Pornography Addiction Can Destroy Lives
“Internet pornography has destroyed careers, broken up marriages and led to financial ruin ... and those are just the downsides for adults who became addicted. Now a growing trend has emerged of addicted children--kids as young as 8 years old--who have become exposed and addicted to pornography.”
These are the words of Terrence Aym, a contributor to opednews.com. Internet pornography is becoming increasingly popular among youth, reaching epidemic proportions since the advent of mobile technology. In literally 10 seconds, any person can access pornography on their cell phones. There isn’t much in the way of a default program for denying access to those underage children except that infamous question: “This site contains adult content. Are you over 18 and willing to view adult material?” All that takes to get around is clicking yes, and before you know it a teen has unlimited access to any kind of pornography imaginable. Mix this with the raging hormones most teenagers have, and you’ve got the perfect storm.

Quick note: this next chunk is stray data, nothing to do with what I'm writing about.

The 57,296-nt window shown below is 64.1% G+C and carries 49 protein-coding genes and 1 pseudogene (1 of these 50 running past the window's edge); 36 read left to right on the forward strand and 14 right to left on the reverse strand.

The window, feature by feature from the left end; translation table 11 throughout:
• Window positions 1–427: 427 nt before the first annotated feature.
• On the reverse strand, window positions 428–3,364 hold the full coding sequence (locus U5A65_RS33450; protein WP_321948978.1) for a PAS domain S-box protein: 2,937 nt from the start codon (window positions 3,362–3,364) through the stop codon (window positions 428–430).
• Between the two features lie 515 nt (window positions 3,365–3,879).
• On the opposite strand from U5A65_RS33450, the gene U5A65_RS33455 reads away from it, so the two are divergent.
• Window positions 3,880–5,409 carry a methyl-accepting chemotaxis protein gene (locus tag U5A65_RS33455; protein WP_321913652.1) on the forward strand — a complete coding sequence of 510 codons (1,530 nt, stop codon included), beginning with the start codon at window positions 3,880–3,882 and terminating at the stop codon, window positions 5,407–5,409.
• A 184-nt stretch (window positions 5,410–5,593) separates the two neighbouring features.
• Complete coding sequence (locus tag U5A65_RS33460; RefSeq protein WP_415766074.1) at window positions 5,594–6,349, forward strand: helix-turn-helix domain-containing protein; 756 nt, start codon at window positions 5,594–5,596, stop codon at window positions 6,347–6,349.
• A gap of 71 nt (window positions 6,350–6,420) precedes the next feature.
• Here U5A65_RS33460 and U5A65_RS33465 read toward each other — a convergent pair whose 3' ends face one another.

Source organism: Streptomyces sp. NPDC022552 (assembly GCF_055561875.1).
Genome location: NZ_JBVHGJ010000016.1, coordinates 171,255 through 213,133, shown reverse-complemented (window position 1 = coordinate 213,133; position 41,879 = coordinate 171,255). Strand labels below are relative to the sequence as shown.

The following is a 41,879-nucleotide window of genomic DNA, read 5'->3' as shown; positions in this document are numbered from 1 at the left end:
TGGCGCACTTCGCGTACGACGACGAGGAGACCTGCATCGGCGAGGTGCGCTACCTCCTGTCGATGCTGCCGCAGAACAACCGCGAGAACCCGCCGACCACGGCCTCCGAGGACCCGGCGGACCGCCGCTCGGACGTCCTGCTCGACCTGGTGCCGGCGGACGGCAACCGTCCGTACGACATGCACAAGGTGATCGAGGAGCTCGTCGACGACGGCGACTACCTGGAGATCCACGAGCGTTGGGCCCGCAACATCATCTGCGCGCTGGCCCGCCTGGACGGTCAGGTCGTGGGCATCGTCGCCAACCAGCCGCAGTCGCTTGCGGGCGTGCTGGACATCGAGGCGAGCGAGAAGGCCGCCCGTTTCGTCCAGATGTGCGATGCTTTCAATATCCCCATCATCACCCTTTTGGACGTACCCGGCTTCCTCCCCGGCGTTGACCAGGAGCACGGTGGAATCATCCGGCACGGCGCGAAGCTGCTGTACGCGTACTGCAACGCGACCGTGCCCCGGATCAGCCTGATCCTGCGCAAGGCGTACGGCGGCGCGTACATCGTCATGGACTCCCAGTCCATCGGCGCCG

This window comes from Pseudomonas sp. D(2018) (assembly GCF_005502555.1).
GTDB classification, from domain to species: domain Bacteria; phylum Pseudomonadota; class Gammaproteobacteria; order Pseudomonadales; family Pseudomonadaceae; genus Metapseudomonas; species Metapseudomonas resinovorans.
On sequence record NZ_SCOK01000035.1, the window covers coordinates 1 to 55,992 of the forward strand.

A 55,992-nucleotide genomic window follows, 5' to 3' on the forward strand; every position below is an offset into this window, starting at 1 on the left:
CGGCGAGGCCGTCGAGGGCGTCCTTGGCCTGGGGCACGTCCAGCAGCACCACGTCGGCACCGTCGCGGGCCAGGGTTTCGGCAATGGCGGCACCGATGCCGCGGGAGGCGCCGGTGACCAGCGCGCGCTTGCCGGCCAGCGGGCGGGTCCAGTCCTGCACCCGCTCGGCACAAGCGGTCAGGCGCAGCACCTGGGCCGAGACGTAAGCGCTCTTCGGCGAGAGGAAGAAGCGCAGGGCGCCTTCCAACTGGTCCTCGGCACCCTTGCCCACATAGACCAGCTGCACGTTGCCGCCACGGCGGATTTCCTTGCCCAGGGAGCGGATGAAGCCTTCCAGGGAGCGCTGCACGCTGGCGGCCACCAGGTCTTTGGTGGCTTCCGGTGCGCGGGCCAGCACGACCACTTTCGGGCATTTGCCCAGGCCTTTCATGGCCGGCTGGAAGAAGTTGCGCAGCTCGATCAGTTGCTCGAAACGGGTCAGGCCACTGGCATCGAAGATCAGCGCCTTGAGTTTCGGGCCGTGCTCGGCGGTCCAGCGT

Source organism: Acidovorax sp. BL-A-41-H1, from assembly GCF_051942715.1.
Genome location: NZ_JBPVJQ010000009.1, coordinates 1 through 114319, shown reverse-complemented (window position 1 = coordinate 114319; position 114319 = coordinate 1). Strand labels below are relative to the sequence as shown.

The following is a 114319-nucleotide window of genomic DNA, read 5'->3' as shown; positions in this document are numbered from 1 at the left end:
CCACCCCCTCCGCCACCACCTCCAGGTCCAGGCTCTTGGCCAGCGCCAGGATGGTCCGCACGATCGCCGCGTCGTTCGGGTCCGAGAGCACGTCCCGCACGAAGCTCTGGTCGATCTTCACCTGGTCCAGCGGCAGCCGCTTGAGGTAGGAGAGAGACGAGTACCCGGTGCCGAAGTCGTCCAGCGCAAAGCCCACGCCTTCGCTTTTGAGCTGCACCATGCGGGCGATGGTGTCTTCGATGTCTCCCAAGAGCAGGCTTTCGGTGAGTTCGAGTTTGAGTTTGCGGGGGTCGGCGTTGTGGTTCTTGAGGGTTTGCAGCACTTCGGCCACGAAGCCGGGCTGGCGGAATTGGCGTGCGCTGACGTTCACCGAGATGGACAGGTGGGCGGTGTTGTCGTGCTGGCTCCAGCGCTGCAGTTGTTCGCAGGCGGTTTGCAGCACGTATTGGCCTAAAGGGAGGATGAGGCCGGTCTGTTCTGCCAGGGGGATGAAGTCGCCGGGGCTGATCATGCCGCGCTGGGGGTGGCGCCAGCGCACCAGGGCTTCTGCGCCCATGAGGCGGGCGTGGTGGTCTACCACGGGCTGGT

It’s perfectly natural to be curious about sexuality at that age. Our bodies are designed to reproduce and when a teenager starts to realize those feelings for the first time, they look for an outlet. However, what most teenagers don't realize is the impact a pornography addiction has on the brain.
Being An Addict
It’s probably pretty safe to say that anyone who has become addicted to something probably never planned on going down that path. Abc news tells the story of Nathan Haug, a teenager from Utah who became addicted to pornography: “It got to deleting specific searches and cleaning up my messes afterwards to the point where I timed it masterfully," he said. "I'd give myself time to look at it or watch it and then I'd plan ahead of time the... time it took to completely clean the history. Sometimes I'd even search things afterwards just to make it look like someone didn't just clean it…..I felt like every day I was just incomplete, like there was just a whole chunk of me missing, like a hole in my gut," he said. "It just represented the part-- the things I was going to do and wanted to do that, because of my addiction, I wasn't able to."
Although pornography isn’t officially classified as an addiction, doctors and psychologists treat it as one. In the same article, Psychotherapist Matt Bulkley says that “A lot of times the pornography becomes a coping style. It becomes a way that they deal with negative emotions in their life, pornography provides a euphoria. It provides a high, of sorts."
If you feel like your teenager (or you yourself) is addicted to pornography, now is the time to talk to someone about getting help.